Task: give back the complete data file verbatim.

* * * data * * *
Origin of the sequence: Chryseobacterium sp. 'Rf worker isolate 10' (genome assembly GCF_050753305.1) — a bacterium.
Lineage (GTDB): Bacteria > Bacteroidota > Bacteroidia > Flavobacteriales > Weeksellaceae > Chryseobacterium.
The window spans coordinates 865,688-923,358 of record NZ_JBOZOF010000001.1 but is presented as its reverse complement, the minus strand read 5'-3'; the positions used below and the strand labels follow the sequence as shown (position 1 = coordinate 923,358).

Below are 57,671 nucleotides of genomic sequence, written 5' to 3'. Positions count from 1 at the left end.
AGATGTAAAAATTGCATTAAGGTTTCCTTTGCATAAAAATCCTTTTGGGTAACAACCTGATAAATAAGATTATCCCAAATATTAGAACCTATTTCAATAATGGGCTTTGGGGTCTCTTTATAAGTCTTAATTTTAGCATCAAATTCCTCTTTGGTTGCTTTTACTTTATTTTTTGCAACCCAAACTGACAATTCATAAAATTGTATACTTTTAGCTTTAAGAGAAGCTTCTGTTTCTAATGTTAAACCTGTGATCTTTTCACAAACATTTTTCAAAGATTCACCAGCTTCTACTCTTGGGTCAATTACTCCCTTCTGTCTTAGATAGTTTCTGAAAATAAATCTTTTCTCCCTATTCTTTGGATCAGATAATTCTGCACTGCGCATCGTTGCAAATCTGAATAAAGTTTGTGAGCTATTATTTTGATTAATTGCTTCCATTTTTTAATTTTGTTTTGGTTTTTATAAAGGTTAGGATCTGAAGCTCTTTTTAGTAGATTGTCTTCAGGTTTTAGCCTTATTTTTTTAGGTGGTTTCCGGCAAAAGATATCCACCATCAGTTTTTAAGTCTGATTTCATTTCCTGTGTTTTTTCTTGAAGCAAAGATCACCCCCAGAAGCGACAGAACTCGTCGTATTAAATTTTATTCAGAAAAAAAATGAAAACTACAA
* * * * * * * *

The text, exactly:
Origin of the sequence: Chryseobacterium sp. 'Rf worker isolate 10' (genome assembly GCF_050753305.1) — a bacterium.
Lineage (GTDB): Bacteria > Bacteroidota > Bacteroidia > Flavobacteriales > Weeksellaceae > Chryseobacterium.
The window spans coordinates 865,688-923,358 of record NZ_JBOZOF010000001.1 but is presented as its reverse complement, the minus strand read 5'-3'; the positions used below and the strand labels follow the sequence as shown (position 1 = coordinate 923,358).

Below are 57,671 nucleotides of genomic sequence, written 5' to 3'. Positions count from 1 at the left end.
AGATGTAAAAATTGCATTAAGGTTTCCTTTGCATAAAAATCCTTTTGGGTAACAACCTGATAAATAAGATTATCCCAAATATTAGAACCTATTTCAATAATGGGCTTTGGGGTCTCTTTATAAGTCTTAATTTTAGCATCAAATTCCTCTTTGGTTGCTTTTACTTTATTTTTTGCAACCCAAACTGACAATTCATAAAATTGTATACTTTTAGCTTTAAGAGAAGCTTCTGTTTCTAATGTTAAACCTGTGATCTTTTCACAAACATTTTTCAAAGATTCACCAGCTTCTACTCTTGGGTCAATTACTCCCTTCTGTCTTAGATAGTTTCTGAAAATAAATCTTTTCTCCCTATTCTTTGGATCAGATAATTCTGCACTGCGCATCGTTGCAAATCTGAATAAAGTTTGTGAGCTATTATTTTGATTAATTGCTTCCATTTTTTAATTTTGTTTTGGTTTTTATAAAGGTTAGGATCTGAAGCTCTTTTTAGTAGATTGTCTTCAGGTTTTAGCCTTATTTTTTTAGGTGGTTTCCGGCAAAAGATATCCACCATCAGTTTTTAAGTCTGATTTCATTTCCTGTGTTTTTTCTTGAAGCAAAGATCACCCCCAGAAGCGACAGAACTCGTCGTATTAAATTTTATTCAGAAAAAAAATGAAAACTACAA